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Bibliothèque de l'Église apostolique arménienne - Paris
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( 1100 - 1173 )


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One of the most noble and saintly leaders of the Armenian Church, and a great literary figure in Armenian Ecclesiastical Literature is Nerses, surnamed Shnorhali, "The Graceful," born in 1100 A.D.
In the year 1113 Nerses’ elder brother Gregory was elected Catholicos. Nerses was his brother’s principal assistant. He administered most of the affairs of the Church with wisdom and skill, while at the same time, devoting himself to music, poetry and literature. He composed the music and words of hymns and chants which are still used today in the services of the Armenian Church. He was consecrated a bishop when he was thirty-five years old.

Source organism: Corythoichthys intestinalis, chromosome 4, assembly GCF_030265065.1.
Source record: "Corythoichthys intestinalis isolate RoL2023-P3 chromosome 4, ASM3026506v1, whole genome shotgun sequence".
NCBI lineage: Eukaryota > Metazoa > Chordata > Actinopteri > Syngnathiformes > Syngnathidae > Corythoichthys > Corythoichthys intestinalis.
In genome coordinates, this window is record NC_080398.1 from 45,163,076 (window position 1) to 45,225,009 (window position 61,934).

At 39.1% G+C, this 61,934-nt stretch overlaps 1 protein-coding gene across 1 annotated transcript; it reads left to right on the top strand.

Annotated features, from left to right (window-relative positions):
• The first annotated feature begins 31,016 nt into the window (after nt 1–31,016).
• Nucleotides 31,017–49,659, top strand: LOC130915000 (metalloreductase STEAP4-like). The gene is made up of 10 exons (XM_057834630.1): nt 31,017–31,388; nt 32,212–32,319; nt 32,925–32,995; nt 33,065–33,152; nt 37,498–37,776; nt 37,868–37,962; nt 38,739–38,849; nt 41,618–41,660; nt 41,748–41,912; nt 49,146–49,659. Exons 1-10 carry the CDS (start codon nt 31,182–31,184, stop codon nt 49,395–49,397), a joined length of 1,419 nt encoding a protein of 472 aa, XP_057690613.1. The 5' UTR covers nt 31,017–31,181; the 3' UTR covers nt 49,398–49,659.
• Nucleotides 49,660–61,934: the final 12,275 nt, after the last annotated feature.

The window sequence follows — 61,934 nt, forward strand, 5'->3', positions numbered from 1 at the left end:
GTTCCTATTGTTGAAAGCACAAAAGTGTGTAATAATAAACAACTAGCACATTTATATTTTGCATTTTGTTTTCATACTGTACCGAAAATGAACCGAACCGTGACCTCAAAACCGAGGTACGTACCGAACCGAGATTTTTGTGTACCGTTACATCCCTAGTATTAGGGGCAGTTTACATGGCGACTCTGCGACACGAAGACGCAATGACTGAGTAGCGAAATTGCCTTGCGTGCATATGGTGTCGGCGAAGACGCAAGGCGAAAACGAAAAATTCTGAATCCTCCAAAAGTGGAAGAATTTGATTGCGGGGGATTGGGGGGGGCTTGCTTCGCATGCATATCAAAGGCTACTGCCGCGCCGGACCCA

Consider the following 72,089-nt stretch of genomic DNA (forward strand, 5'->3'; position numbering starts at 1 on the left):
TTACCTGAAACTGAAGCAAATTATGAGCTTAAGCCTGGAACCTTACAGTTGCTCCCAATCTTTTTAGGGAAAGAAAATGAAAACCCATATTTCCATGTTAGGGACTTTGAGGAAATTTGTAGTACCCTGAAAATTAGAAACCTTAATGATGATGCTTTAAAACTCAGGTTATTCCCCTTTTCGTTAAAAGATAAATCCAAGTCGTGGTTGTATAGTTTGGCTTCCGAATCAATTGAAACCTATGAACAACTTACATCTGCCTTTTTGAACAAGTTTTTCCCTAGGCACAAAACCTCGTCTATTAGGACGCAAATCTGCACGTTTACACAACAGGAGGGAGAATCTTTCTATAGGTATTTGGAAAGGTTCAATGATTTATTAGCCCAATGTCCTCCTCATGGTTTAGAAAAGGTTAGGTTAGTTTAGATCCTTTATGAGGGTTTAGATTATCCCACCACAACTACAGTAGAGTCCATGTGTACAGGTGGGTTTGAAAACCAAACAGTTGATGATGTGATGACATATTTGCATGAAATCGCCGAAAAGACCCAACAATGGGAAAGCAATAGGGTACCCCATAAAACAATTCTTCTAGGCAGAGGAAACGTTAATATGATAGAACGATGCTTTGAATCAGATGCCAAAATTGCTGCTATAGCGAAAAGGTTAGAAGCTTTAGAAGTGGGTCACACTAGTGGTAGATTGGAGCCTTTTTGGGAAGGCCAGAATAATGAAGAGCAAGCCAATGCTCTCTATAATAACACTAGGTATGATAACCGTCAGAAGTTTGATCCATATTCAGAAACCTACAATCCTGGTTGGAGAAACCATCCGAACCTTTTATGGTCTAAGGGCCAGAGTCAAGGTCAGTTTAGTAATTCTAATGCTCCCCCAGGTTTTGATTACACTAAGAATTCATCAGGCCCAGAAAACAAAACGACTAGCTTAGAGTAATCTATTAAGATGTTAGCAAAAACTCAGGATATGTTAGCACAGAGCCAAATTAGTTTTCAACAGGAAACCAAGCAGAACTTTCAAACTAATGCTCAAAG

Upon the death of his brother in 1165, Nerses was elected to the office of Catholicos of All Armenians, (Nerses IV) and remained in office until his death in 1173. One of the most popular of his works is a prayer, consisting of twenty-four verses, beginning with the words, "I confess with faith".
He made a permanent contribution to Armenian Church literature by enriching the Book of Hours or breviary (Zhamagirk), with many liturgical songs. Most of his songs are written acrostically, that is, in the order of the Armenian alphabet, consisting of thirty-six verses. Others bear his permanent signature, as the first letter of each verse starts with a letter of his name spelling the word "Nerses".
During his pontificate, he worked hard to bring about reconciliation and intercommunion between the Greek and the Armenian Churches, but forces beyond his power prevented the realization of his noble ideals.